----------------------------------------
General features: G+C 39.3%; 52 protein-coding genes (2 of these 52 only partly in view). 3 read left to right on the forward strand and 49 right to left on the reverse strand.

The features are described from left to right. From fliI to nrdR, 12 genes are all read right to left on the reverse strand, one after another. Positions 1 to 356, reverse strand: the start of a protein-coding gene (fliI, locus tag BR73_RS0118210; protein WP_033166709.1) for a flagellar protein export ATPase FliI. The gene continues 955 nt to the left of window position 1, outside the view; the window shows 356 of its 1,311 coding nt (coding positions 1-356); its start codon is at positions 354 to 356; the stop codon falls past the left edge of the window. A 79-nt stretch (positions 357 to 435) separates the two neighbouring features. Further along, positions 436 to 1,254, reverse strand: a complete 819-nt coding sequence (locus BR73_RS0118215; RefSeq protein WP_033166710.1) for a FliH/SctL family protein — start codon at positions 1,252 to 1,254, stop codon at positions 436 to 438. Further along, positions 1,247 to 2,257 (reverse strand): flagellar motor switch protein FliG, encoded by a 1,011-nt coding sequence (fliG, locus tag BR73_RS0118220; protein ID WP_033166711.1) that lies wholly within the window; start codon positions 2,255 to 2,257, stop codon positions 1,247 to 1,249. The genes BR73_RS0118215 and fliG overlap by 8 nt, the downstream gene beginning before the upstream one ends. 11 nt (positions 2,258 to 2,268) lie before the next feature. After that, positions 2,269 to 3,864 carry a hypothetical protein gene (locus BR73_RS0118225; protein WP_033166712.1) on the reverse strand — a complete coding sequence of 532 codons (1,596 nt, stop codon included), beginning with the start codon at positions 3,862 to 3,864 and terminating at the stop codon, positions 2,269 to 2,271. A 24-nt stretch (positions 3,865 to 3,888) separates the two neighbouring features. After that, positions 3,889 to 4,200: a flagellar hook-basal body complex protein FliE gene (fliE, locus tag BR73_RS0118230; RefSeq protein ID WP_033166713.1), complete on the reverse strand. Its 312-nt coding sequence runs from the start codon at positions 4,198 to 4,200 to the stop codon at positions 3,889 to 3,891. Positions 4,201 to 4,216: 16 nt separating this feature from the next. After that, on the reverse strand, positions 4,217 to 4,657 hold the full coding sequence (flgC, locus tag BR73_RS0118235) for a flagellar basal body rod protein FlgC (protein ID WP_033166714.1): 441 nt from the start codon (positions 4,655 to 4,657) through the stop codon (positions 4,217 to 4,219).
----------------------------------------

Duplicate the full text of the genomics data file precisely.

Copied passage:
General features: G+C 39.3%; 52 protein-coding genes (2 of these 52 only partly in view). 3 read left to right on the forward strand and 49 right to left on the reverse strand.

The features are described from left to right. From fliI to nrdR, 12 genes are all read right to left on the reverse strand, one after another. Positions 1 to 356, reverse strand: the start of a protein-coding gene (fliI, locus tag BR73_RS0118210; protein WP_033166709.1) for a flagellar protein export ATPase FliI. The gene continues 955 nt to the left of window position 1, outside the view; the window shows 356 of its 1,311 coding nt (coding positions 1-356); its start codon is at positions 354 to 356; the stop codon falls past the left edge of the window. A 79-nt stretch (positions 357 to 435) separates the two neighbouring features. Further along, positions 436 to 1,254, reverse strand: a complete 819-nt coding sequence (locus BR73_RS0118215; RefSeq protein WP_033166710.1) for a FliH/SctL family protein — start codon at positions 1,252 to 1,254, stop codon at positions 436 to 438. Further along, positions 1,247 to 2,257 (reverse strand): flagellar motor switch protein FliG, encoded by a 1,011-nt coding sequence (fliG, locus tag BR73_RS0118220; protein ID WP_033166711.1) that lies wholly within the window; start codon positions 2,255 to 2,257, stop codon positions 1,247 to 1,249. The genes BR73_RS0118215 and fliG overlap by 8 nt, the downstream gene beginning before the upstream one ends. 11 nt (positions 2,258 to 2,268) lie before the next feature. After that, positions 2,269 to 3,864 carry a hypothetical protein gene (locus BR73_RS0118225; protein WP_033166712.1) on the reverse strand — a complete coding sequence of 532 codons (1,596 nt, stop codon included), beginning with the start codon at positions 3,862 to 3,864 and terminating at the stop codon, positions 2,269 to 2,271. A 24-nt stretch (positions 3,865 to 3,888) separates the two neighbouring features. After that, positions 3,889 to 4,200: a flagellar hook-basal body complex protein FliE gene (fliE, locus tag BR73_RS0118230; RefSeq protein ID WP_033166713.1), complete on the reverse strand. Its 312-nt coding sequence runs from the start codon at positions 4,198 to 4,200 to the stop codon at positions 3,889 to 3,891. Positions 4,201 to 4,216: 16 nt separating this feature from the next. After that, on the reverse strand, positions 4,217 to 4,657 hold the full coding sequence (flgC, locus tag BR73_RS0118235) for a flagellar basal body rod protein FlgC (protein ID WP_033166714.1): 441 nt from the start codon (positions 4,655 to 4,657) through the stop codon (positions 4,217 to 4,219).